Posted Tuesday, July 14, 2009, at 11:37 AM
Last week, the Pew Research Center, in collaboration with the American Association for the Advancement of Science (AAAS), released a survey comparing how scientists and the general public view science . Lots of juicy nuggets were picked up in news stories- the difference between the public's opinion of scientists and scientists' opinion of the public, clashes on hot-button issues such as global warming, and the public's view of the preeminance of American science .
But no one reported on the gap in science literacy between men and women . To measure general science knowledge, non-scientists were given a 12-question survey on basic science. (If you want to take the quiz yourself before reading further, go here .) Questions included "textbook" basic science facts (Is an electron bigger than an atom?) and "contemporary" science news questions (Scientists believe what gas causes global temperatures to rise?).
Overall, men answered 8.1 questions correctly, while women lagged at 7.4. Even when accounting for age and education (people 30-49 and people with the most education did best), men got more questions right than women. The biggest differences were on questions about lasers and Mars, those tropes of babes-in-space-bikinis sci-fi novels. Only 37 percent of women knew that lasers do not work by focusing sound, compared to 57 percent of men. And just over half of women (54 percent) knew that water had been recently discovered on Mars, compared to 69 percent of men.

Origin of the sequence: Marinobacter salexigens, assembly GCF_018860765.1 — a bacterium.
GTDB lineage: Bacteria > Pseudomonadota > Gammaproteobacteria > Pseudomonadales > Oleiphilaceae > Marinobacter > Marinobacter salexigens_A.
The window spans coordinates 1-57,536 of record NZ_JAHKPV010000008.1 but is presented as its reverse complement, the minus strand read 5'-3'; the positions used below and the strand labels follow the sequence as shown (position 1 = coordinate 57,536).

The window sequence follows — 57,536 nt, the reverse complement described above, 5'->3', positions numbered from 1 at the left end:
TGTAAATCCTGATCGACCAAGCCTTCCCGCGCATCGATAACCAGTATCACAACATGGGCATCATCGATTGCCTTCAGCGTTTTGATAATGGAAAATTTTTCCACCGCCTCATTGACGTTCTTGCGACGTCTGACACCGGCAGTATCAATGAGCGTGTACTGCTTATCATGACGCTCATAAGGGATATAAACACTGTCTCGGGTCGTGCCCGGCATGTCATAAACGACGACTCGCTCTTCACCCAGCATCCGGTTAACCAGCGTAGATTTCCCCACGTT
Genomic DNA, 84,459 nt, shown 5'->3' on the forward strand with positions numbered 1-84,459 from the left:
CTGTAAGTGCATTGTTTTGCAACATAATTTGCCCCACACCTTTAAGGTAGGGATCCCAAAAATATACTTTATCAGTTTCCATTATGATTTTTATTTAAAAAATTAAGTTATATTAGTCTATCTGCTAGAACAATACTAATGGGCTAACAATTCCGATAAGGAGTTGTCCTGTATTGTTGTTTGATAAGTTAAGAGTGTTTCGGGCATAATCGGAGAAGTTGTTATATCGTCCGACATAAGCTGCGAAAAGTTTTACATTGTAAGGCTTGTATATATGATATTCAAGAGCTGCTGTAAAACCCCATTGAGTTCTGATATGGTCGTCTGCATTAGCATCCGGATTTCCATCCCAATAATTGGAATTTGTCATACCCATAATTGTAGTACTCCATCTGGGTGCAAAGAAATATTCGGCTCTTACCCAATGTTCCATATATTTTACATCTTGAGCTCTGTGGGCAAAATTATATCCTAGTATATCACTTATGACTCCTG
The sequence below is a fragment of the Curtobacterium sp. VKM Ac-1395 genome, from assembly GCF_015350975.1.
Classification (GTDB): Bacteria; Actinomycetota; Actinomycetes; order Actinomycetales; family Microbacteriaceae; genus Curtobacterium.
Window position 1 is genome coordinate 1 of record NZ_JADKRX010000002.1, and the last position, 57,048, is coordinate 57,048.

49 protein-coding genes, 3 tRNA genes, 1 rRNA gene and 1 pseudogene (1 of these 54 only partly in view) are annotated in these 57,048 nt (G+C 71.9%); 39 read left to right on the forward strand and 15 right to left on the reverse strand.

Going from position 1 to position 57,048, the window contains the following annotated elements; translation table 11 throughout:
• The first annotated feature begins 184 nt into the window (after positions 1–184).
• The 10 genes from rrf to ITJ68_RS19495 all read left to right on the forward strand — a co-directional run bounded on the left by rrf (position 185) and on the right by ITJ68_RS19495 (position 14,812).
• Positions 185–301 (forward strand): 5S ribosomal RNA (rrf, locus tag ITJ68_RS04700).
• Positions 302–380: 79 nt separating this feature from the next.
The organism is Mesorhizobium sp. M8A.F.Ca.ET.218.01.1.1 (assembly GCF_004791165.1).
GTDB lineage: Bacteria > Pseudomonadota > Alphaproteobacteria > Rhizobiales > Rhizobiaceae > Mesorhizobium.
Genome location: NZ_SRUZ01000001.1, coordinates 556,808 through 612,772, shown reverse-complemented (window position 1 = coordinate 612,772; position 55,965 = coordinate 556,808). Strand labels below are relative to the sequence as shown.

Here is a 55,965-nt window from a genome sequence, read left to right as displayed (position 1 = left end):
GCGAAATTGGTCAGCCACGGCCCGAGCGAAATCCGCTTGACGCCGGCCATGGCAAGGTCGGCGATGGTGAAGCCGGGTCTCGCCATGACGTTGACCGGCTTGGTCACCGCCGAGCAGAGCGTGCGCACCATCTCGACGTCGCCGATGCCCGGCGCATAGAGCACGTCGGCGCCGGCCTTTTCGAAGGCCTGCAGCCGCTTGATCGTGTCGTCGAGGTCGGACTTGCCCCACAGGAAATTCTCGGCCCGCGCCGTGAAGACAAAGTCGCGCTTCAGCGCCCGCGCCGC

The three questions in which women did better than men related to health. Women knew that aspirin prevents heart attacks (94 percent to men's 89 percent), that stem cells could develop into many kinds of cells (54 percent to men's 51 percent) and that antibiotics do not kill viruses (59 percent to men's 49 percent).
Before I speculate on the reasons behind our delicate ladybrains containing less science, I want to note that the report did not provide obvious (at least, I couldn't find them) measures of statistical significance. For example, if the standard error is plus or minus 2 percentage points, there might be no actual difference between men's or women's understanding of stem cells. However, a difference of 20 percentage points, as in the laser question, is certainly significant.
So why did women do worse than men in all but the health questions? Do men follow the science and technology news, supplementing Popular Mechanics with contemplation of laser-wielding Martians? Is Dr. Mom, that stalwart of TV pharmaceutical ads, a real life phenomenon? Or is the stereotype that women are the caretakers of their family's health but just don't care about hard science self-fulfilling?
I am totally in love with science and lasers so frankly I have no idea. Double X readers, you are smart and well-read people who are not necessarily into science. What do you think?